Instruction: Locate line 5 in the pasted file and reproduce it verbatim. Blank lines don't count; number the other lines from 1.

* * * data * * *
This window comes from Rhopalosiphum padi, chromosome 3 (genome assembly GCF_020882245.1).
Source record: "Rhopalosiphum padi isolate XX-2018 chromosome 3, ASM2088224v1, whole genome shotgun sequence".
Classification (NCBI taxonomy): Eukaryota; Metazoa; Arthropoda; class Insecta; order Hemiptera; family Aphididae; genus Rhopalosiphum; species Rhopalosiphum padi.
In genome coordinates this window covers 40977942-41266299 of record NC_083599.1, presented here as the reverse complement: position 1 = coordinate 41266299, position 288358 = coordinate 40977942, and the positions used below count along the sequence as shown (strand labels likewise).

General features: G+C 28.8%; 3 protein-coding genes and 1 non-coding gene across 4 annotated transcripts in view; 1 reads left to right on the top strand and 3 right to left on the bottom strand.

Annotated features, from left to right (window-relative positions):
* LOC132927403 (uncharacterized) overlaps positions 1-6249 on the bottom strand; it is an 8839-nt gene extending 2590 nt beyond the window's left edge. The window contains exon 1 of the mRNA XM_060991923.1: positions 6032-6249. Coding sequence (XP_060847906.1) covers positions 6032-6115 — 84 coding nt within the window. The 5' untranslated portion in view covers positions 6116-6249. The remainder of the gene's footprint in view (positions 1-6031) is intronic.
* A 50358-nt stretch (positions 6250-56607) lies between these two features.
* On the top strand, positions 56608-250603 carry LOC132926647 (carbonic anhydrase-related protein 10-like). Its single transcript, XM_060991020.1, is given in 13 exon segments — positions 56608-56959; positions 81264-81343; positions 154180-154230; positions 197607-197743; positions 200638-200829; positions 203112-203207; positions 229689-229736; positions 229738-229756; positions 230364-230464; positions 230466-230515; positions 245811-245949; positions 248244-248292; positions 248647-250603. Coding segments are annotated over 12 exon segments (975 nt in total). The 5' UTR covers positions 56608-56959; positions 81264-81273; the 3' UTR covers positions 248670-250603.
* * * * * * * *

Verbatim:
General features: G+C 28.8%; 3 protein-coding genes and 1 non-coding gene across 4 annotated transcripts in view; 1 reads left to right on the top strand and 3 right to left on the bottom strand.